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United States v. Gonzalez-Lamas

United States District Court, E.D. California

June 27, 2016

UNITED STATES OF AMERICA, Plaintiff,
v.
VICTOR MANUEL GONZALEZ-LAMAS, Defendant.

          ORDER DENYING MOTION FOR RETURN OF PROPERTY (DOC. NOS. 14 AND 28)

         On December 17, 2012, defendant Victor Manuel Gonzalez-Lamas pled guilty to being a deported alien found in the United States in violation of 8 U.S.C. § 1326(a). (Doc. Nos. 9-11.) On the same day, defendant was sentenced to 30 months in custody and ordered to pay a $100 penalty assessment. (Doc. Nos. 10-11.) On April 3, 2014, defendant filed a motion for return of property seeking the return of $200 that was allegedly seized from him when he was arrested by the U.S. Marshal Service on December 17, 2012. (Doc. No. 14.) On December 4, 2015, the case was reassigned to the undersigned district judge. (Doc. No. 24.) On January 13, 2016, the court directed the government to respond to the motion. (Doc. No. 25.) The court twice attempted service of the order on defendant to his last known address via the United States Postal Service, but the order returned as "undeliverable." (Doc. Nos. 26 and 30.) On January 11, 2016, the government responded with a motion to dismiss the motion for return of property. (Doc. No. 28.)

         In its response, the government stated that Robert Benesiewicz, a case agent for Homeland Security Investigations, looked into the matter. (Id. at 3.) The case agent found that on the date of his arrest, defendant was issued a debit car from Merced County Jail containing $155.96. (Id.) On October 29, 2012, defendant was booked into Fresno County Jail along with this debit card as his property. (Id.) On January 16, 2013, after defendant pleaded guilty and was sentenced in his federal case, the Fresno County Jail transferred the defendant into the custody of the U.S. Marshal's Service along with a property envelope with the number "150." (Id.) On January 17, 2013, the U.S. Marshal's Service mailed the money card to defendant's nearest contact, Melissa Nava, who resided on Broadway Street in Atwater, California. (Id.) Defendant's booking form, from when he was booked into Fresno County Jail, listed this Broadway address as his current address. (Id.) Immigration records indicate that on or about January 5, 2016 defendant was deported to Mexico. (Id. at 4.) The government included in its response a declaration signed under penalty of perjury by the case agent confirming these assertions. (Id. at 5-7.) The government attempted service of its response on the defendant's Broadway address in Atwater and noted that it would "keep the Court apprised of the possibility of a responsive pleading by the defendant." (Id. at 4.) Since then over four months have passed and no responsive pleading has been filed by defendant and the court has not otherwise been contacted about the matter.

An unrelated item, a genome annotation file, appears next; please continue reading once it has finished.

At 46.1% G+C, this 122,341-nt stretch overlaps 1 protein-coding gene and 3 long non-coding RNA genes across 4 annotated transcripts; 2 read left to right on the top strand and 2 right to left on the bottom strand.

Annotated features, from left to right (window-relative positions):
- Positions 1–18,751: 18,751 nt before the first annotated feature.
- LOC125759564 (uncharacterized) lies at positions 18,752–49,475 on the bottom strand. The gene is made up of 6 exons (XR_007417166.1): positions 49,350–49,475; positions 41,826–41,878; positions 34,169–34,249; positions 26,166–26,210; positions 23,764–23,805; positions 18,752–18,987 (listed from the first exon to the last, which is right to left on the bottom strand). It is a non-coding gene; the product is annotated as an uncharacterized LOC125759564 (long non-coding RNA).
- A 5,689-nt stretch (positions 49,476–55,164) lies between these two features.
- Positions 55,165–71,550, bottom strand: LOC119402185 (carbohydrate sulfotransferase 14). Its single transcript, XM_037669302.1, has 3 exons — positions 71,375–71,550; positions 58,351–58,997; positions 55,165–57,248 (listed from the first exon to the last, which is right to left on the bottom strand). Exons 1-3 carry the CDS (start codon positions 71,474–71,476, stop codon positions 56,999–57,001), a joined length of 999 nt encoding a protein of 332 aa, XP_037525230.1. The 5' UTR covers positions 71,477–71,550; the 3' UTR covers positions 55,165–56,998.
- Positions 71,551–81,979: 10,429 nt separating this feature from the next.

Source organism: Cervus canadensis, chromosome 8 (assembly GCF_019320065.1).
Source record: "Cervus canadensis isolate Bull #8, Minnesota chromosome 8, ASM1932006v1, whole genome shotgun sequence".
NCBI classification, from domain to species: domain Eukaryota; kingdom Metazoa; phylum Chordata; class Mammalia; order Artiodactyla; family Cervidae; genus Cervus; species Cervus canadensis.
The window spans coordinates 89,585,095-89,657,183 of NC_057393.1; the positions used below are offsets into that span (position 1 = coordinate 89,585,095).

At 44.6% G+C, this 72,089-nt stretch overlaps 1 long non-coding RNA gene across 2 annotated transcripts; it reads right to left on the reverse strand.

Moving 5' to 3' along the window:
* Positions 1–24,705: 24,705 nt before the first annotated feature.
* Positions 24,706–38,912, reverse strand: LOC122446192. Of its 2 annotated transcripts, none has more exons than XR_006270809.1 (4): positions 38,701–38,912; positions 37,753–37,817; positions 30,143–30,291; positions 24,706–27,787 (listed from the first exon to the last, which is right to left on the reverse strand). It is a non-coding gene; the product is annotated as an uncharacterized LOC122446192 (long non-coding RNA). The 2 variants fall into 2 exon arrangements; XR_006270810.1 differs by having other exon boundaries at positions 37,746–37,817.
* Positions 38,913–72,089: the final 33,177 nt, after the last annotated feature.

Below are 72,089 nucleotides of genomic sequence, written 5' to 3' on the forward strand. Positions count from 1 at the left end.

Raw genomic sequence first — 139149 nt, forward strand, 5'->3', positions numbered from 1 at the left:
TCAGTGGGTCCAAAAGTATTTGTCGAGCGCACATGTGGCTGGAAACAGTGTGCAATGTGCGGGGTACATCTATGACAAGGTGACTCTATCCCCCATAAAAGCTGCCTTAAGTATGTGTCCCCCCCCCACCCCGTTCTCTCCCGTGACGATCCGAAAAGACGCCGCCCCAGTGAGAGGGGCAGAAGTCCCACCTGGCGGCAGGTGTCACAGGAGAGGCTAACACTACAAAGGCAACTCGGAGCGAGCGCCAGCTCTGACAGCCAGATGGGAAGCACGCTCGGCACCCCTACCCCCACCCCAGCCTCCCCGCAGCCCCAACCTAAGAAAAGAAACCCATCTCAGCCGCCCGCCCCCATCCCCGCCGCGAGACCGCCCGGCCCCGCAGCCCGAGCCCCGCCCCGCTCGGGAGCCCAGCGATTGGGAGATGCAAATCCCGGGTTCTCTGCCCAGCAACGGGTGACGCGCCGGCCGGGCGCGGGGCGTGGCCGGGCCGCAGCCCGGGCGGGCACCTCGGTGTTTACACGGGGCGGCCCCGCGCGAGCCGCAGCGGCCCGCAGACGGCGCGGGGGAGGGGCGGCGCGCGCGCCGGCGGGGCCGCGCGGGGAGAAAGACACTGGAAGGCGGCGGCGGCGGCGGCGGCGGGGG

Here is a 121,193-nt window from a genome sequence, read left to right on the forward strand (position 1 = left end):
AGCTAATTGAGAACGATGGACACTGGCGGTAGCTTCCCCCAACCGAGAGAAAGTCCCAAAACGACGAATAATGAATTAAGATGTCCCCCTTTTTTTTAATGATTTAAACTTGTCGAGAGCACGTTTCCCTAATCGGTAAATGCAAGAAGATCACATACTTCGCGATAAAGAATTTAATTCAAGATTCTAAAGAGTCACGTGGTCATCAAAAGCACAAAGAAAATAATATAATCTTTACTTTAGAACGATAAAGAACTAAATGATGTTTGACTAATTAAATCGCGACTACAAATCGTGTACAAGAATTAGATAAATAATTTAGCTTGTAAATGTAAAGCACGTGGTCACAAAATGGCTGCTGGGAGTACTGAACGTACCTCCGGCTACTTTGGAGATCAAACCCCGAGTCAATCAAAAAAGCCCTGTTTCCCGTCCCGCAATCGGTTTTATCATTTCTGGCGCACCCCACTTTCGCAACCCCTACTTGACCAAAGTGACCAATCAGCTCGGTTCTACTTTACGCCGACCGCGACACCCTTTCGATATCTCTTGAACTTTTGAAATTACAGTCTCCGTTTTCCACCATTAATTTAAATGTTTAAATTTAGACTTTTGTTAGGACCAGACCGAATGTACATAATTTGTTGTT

Rule 41(g) of the Federal Rules of Criminal Procedure provides that:

A person aggrieved by an unlawful search and seizure of property or by the deprivation of property may move for the property's return. The motion must be filed in the district where the property was seized. The court must receive evidence on any factual issue necessary to decide the motion. If it grants the motion, the court must return the property to the movant, but may impose reasonable conditions to protect access to the property and its use in later proceedings.

         However, where no criminal proceeding is pending, a district court has discretion to hear a motion for the return of property as a civil equitable proceeding. Kardoh v. U.S., 572 F.3d 697, 700 (9th Cir. 2009); U.S. v. Kama, 394 F.3d 1236, 1238 (9th Cir. 2005). Courts should exercise "caution and restraint" before assuming jurisdiction over such a motion and they must consider four specific factors to determine if jurisdiction is warranted. Id. (quoting Ramsden v. United States, 2 F.3d 322, 324 (9th Cir. 1993)). The district court must consider whether: (1) "the Government displayed a callous disregard for the constitutional rights of the movant"; (2) "the movant has an individual interest in and need for the property he wants returned"; (3) "the movant would be irreparably injured by denying return of the property"; and (4) "the movant has an adequate remedy at law for the redress of his grievance ." Id. at 324-25 (citing Richey v. Smith, 515 F.2d 1239, 1243-44 (5th Cir. 1975)). If the "balance of equities tilts in favor of reaching the merits" of a Rule 41(g) motion, the district court should exercise its equitable jurisdiction to entertain the motion. Ramsden, 2 F.3d at 326.

         In this matter the court declines to exercise its equitable jurisdiction to entertain defendant's motion and therefore grants the government's request to dismiss the motion. It has been over three years since defendant originally filed his motion for return of property. Nonetheless, he has not contacted the court about the motion since its filing. Service of the court's recent order on defendant has been unsuccessful. The court now has no known method to contact defendant. Furthermore, the evidence presented to the court by the government indicates that the funds defendant references in his motion for return of property were sent to his nearest friend or relative Melissa Nava in January 2013. Accordingly, the balance of equities does not favor the court exercising its equitable jurisdiction over the matter.

         For all of the reasons set forth above, 1) The government's motion to dismiss defendant's motion for return of property (Doc. No. 28) is granted;

         2) Defendant's motion for return of property (Doc. No. 14) is dismissed;

         3) The Clerk of the Court is ...


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